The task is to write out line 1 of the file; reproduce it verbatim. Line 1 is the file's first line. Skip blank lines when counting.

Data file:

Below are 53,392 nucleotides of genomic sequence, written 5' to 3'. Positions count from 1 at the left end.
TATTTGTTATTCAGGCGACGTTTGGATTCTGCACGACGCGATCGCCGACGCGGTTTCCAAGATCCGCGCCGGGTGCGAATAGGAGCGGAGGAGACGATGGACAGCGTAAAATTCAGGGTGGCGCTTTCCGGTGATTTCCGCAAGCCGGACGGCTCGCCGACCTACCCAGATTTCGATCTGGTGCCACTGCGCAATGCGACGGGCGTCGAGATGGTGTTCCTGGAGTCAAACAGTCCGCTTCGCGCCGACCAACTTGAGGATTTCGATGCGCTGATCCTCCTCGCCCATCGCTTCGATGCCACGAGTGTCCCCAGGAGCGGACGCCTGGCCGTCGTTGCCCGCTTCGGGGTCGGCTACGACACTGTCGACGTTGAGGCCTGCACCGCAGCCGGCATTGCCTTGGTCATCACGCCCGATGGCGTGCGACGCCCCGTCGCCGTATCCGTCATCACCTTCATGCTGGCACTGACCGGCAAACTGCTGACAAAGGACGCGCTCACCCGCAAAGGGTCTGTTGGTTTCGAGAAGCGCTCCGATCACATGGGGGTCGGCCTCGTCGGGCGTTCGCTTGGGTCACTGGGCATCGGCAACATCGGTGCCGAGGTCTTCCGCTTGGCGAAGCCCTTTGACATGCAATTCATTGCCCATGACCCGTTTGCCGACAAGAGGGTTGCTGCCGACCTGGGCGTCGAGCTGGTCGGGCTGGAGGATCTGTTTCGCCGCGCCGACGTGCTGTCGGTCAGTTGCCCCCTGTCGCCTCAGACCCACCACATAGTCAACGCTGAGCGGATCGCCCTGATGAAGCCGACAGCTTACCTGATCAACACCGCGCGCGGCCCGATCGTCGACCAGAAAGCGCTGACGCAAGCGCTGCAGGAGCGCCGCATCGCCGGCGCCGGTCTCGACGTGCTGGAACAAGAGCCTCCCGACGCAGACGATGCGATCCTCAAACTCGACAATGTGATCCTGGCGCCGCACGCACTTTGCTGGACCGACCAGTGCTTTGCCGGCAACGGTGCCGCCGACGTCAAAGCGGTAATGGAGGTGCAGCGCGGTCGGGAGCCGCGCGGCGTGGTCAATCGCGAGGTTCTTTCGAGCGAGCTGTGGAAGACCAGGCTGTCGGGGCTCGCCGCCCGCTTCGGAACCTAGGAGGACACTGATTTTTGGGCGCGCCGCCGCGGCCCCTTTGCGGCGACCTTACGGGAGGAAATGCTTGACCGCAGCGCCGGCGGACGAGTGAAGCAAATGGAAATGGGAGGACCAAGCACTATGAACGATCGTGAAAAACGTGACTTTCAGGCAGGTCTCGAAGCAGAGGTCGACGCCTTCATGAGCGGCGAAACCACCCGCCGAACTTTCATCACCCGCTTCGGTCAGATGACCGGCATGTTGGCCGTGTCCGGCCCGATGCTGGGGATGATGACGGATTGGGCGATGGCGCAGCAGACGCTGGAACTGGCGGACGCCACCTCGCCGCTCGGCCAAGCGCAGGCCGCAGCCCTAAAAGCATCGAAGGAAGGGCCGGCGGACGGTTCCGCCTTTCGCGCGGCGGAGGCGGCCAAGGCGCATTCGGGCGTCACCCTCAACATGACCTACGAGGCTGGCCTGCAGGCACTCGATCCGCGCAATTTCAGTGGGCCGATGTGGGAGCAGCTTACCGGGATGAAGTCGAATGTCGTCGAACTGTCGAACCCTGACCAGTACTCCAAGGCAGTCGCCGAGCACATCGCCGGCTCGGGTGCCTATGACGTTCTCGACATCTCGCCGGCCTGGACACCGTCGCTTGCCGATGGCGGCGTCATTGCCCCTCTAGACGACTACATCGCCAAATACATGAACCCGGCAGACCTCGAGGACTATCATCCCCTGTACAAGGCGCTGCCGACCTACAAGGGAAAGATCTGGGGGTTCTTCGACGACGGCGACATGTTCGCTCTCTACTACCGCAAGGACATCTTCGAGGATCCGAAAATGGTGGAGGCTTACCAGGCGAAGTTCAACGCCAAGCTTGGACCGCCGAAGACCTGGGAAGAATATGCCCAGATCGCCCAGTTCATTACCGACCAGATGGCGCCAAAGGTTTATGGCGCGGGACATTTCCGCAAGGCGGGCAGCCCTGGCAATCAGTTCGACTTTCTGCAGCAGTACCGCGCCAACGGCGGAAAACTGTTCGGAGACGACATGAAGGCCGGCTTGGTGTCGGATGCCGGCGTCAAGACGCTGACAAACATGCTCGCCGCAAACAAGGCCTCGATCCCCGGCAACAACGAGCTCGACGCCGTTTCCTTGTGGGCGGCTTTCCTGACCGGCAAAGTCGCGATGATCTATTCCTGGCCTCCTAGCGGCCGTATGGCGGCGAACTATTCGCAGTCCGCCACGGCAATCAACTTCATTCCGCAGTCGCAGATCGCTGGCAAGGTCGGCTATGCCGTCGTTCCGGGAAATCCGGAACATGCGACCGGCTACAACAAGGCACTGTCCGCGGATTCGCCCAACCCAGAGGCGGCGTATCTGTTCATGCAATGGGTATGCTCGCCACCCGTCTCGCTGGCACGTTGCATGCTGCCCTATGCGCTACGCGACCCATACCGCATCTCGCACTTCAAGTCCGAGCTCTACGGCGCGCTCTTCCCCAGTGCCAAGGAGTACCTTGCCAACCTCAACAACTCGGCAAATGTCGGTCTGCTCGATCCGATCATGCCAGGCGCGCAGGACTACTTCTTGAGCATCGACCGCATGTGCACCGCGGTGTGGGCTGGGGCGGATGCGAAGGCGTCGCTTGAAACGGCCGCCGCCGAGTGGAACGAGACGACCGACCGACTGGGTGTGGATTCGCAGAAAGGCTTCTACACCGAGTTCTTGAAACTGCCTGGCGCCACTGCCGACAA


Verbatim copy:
Below are 53,392 nucleotides of genomic sequence, written 5' to 3'. Positions count from 1 at the left end.